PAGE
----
to the room and settle in.
Shortly after 5pm I start exploring Yazd.
It's still very hot even if it's late afternoon. Yazd has an amazing
architecture, with lots of houses with dried mud walls. The women here
dress much more conservatively than in Shiraz.
Yazd has quite a few interesting places and I run into many western
Jameh mosque is undergoing restorations. Apparently (unlike Shiraz)
Yazd is a major tourist destination.
I'm back in the hotel at 7pm, then
go out again at 7:30pm for some night shots of the Amir Chakhmaq
complex. While there a local guy, quite fluent in English approaches me
and offers to make the Meybod loop for $50.
Yazd Traditional hotel,
breakfast is almost the same as in the Eram hotel in Yazd: very thin
bread (like pancakes) which you eat with jam and cheese. My room has no
windows to the outside, only a door window to a hall,
which this evening is full of people. Noisy until after 10pm.
Weather: as yesterday,
hot and sunny,
but somehow today it feels more bearable than yesterday. Some clouds
appear in the late afternoon, then disappear in the evening.
I get up at 8am and have breakfast. At 9:15am I leave the hotel and
start walking towards the Hosseinieh, which looks like a good spot for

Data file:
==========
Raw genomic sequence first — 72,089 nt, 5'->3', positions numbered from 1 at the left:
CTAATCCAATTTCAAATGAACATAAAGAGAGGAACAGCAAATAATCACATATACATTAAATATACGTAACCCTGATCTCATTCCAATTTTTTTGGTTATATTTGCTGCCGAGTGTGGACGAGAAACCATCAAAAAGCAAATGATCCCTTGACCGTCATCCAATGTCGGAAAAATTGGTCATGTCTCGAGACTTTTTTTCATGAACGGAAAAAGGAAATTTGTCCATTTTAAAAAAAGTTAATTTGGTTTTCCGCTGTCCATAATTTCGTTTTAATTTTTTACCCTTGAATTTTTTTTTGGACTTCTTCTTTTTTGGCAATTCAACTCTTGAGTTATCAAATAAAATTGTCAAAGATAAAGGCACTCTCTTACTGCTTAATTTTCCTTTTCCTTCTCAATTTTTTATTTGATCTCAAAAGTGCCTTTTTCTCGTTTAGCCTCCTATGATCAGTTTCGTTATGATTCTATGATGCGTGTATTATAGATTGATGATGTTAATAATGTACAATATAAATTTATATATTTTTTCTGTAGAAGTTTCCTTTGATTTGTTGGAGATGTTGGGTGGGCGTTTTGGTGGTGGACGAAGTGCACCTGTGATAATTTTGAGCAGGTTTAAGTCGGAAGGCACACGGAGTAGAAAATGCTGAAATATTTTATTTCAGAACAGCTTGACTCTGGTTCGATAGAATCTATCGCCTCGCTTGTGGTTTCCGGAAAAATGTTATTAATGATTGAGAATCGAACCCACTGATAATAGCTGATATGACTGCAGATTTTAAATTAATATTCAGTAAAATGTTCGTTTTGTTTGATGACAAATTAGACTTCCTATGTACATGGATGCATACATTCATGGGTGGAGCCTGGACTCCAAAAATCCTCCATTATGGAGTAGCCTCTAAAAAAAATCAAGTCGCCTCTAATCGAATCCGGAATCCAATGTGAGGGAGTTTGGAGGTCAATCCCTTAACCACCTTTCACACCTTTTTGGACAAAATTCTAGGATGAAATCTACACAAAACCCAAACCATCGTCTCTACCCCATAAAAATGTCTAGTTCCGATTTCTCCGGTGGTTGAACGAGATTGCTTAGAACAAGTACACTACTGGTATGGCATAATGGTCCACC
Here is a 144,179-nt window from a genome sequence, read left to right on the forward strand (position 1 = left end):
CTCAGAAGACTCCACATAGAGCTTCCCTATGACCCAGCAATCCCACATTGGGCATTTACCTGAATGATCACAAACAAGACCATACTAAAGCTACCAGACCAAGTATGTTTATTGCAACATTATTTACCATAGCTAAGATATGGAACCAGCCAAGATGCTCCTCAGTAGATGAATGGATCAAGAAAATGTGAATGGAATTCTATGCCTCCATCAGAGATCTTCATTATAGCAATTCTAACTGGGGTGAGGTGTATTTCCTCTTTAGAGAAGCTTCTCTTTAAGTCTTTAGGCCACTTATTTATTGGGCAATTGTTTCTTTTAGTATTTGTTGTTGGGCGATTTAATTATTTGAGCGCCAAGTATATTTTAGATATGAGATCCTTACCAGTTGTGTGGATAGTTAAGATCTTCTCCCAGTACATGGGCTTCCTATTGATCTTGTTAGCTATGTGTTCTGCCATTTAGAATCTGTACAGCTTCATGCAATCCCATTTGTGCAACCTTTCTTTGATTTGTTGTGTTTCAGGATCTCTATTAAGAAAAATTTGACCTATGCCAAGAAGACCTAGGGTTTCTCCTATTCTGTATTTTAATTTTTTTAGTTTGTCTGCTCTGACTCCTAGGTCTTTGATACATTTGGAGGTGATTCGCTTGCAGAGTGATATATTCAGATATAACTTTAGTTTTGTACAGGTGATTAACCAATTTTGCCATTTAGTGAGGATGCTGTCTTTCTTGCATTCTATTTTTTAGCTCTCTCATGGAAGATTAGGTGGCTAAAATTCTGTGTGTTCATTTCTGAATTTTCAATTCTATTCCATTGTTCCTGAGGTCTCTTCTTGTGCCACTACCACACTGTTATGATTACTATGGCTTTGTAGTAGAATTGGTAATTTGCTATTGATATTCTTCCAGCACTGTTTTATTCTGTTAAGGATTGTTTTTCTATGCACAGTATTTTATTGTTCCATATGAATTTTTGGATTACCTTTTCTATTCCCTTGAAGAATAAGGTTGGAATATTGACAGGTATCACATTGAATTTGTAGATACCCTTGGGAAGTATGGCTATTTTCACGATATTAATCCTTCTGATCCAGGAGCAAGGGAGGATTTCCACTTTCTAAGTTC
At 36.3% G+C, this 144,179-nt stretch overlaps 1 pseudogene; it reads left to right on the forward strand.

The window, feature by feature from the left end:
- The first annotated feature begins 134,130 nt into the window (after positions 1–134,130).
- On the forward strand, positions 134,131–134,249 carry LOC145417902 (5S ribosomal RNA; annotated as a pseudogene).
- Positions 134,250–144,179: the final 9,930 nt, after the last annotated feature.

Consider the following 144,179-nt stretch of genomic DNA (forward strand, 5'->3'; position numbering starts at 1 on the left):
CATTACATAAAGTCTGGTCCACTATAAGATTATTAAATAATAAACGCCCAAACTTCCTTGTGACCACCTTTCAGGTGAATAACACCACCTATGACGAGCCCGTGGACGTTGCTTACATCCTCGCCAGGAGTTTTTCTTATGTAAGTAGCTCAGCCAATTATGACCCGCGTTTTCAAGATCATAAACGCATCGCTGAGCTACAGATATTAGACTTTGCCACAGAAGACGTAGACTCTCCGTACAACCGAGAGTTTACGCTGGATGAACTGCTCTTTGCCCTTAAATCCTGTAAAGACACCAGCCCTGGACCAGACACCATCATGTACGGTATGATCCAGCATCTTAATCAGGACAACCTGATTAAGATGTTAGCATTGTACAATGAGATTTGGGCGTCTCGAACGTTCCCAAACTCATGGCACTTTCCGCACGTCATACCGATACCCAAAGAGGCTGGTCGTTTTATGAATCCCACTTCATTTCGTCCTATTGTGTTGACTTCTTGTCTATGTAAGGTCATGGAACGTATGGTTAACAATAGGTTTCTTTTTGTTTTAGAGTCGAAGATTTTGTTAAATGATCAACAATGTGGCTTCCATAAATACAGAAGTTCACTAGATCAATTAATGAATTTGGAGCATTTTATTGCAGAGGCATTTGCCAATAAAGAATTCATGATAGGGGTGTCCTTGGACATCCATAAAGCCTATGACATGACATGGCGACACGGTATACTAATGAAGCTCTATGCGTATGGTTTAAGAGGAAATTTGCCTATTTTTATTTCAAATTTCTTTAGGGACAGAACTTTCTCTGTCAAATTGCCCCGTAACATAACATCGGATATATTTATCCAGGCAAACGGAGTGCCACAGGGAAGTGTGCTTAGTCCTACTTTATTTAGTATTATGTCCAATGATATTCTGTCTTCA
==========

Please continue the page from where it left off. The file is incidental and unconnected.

taking photos of Yazd. I make a brief stop at the Jameh mosque, then
reach something which must be the Hosseinieh. Good view of Yazd, but in
the morning the sun is on the wrong side. Will have to return in the
afternoon or evening. Then I walk to the tourist office, where I have a
chat with Reza, the tourist office staff who happens to be there when I
Reza quotes 650000 Rial for the Meybod loop and $100 for the car trip
Kashan with a stop in Abyaneh. The Meybod loop costs more than the $50
I was offered yesterday. After I inform Reza about my website, he
mentions he can bring me on the roof of his hotel for some photography.
After that I walk to the Lari house (2000 Rial ticket). This is a
restored old house in traditional architecture with an inner court.
It's 11:20am when I start walking back to the Jameh mosque, where I
want to catch a taxi to the Ateshkadeh Zoroastrian temple. After
getting a taxi I manage to be at the Ateshkadeh shortly after 12pm and
see that the doors are being closed. According to the Lonely Planet
guide you can visit this place by invitation only or you can try to
talk to the caretaker. As I later find out this information is